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Tickets are $23, $28 and $33 (including a $3 service charge).
Tickets are also available through Hold My Ticket (112 2nd St SW), 505-886-1251, Monday to Friday 9 AM - 6 PM, Sat & Sun 11 AM - 6 PM.
Ozomatli [web site | Amazon.com] has always juggled two key identities. They are the voice of their city, Los Angeles, and they are citizens of the world. Their music—a notorious urban-Latino-and-beyond collision of hip hop and salsa, dancehall and cumbia, samba and funk, merengue and comparsa, East L.A. R&B and New Orleans second line, Jamaican ragga and Indian raga—has long followed a key mantra: it will take you around the world by taking you around L.A.
Originally formed to play at a Los Angeles labor protest over a decade ago, Ozomatli spent some of their early days participating in everything from earthquake prep "hip hop ghetto plays" at inner-city elementary schools to community activist events, protests, and city fundraisers. In recognition of their efforts towards Los Angeles, the City of Los Angeles officially declared April 23rd, 2010 as "Ozomatli Day", as well as every following April 23rd, in perpetuity.
Ozo is also a product of the city's grassroots political scene. Proudly born as a multi-racial crew in post-uprising 90s Los Angeles, the band has built a formidable reputation over five full-length studio albums and a relentless touring schedule for taking party rocking so seriously that it becomes new school musical activism.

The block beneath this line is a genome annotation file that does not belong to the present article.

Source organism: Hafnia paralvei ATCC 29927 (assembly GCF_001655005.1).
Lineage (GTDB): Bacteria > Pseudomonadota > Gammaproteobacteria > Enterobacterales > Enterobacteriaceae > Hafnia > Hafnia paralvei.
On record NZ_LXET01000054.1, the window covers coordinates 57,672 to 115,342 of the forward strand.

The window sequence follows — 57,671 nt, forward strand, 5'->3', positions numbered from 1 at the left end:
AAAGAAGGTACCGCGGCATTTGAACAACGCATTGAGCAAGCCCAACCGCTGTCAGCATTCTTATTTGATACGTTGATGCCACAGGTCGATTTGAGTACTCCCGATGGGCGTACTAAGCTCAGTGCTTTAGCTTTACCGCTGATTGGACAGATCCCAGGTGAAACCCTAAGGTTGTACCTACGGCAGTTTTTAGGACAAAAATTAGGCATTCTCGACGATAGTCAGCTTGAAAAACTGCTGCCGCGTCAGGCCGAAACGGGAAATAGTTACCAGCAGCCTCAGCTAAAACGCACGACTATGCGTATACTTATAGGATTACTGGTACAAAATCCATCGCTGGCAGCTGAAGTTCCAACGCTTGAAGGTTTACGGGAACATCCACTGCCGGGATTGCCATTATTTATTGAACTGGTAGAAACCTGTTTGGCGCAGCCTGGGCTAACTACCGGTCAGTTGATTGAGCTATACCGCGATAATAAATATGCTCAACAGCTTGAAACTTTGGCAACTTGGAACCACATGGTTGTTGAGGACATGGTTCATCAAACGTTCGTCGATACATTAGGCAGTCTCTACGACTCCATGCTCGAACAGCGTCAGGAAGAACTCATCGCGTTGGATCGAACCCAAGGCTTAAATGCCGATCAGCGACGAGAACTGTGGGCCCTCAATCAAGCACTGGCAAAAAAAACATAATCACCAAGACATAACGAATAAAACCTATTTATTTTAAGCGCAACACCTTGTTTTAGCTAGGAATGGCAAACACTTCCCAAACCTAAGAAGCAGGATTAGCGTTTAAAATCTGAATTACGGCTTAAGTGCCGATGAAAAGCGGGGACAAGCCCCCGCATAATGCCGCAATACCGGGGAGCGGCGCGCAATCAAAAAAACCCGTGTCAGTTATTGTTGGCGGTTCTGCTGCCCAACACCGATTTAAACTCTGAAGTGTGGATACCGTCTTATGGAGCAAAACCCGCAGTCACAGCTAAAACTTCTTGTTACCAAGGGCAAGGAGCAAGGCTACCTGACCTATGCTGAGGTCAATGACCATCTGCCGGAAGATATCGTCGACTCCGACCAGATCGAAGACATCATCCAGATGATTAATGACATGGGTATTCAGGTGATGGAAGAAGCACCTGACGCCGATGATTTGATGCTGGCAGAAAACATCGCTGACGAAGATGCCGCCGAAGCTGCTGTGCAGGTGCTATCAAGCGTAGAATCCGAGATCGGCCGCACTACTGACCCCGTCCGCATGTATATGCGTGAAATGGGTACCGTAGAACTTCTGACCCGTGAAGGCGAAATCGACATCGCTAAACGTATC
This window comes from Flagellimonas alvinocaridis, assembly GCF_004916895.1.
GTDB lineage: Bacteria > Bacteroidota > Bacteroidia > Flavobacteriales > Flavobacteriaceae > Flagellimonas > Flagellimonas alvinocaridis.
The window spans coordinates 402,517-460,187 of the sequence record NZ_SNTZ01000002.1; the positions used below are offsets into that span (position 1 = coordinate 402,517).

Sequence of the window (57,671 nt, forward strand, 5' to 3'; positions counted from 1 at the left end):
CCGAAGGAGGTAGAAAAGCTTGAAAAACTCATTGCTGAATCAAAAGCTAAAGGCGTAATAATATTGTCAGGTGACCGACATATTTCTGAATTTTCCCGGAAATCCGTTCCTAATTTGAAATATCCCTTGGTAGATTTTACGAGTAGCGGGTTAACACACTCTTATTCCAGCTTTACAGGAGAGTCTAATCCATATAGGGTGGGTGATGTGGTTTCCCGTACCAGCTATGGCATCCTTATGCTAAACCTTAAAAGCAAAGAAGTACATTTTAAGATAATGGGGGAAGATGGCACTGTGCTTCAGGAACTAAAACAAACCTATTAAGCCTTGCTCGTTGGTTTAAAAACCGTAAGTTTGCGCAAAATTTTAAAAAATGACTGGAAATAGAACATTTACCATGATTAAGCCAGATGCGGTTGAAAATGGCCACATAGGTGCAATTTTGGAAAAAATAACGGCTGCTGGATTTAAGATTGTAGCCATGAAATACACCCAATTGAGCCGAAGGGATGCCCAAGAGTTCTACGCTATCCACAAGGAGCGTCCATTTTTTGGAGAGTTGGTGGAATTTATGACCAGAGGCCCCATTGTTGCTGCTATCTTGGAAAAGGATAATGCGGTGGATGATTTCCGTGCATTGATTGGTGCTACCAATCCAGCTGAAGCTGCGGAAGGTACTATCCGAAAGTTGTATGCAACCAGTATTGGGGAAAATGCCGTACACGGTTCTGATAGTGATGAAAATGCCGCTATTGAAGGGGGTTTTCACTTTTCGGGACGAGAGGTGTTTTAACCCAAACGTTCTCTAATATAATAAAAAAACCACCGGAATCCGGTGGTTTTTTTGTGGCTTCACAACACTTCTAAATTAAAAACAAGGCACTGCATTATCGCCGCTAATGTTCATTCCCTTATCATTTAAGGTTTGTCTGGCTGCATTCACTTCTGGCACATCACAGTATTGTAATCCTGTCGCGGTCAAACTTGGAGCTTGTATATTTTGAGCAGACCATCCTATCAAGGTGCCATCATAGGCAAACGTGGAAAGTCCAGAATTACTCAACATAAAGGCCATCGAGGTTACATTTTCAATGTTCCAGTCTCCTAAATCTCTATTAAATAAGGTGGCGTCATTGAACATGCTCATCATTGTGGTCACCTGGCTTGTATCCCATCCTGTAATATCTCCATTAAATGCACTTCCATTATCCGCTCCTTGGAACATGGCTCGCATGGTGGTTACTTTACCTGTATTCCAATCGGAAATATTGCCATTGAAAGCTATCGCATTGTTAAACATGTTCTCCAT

"Just being who we are and just doing what we're doing with music at this time is very political," says bassist Wil-Dog Abers. "The youth see us up there and recognize themselves. So in a playful, party-type of way, I think it's real easy for this band to get dangerous. We are starting to realize just how big of a voice we actually have as a band and how important it is for us to use it."
They were invited by the U.S. State Department to serve as official Cultural Ambassadors on a series of government-sponsored international tours to Asia, Africa, South America, and the Middle East, tours that linked Ozomatli to a tradition of cultural diplomacy that also includes the esteemed likes of Duke Ellington, Benny Goodman, and Louis Armstrong. Ozo were the first Western band to do a concert in Nepal and the event was the country's first peaceful mass gathering that was not a protest or religious ceremony. Ozomatli has spent 15 years working diligently to spread its message of peace, communication and understanding through music.
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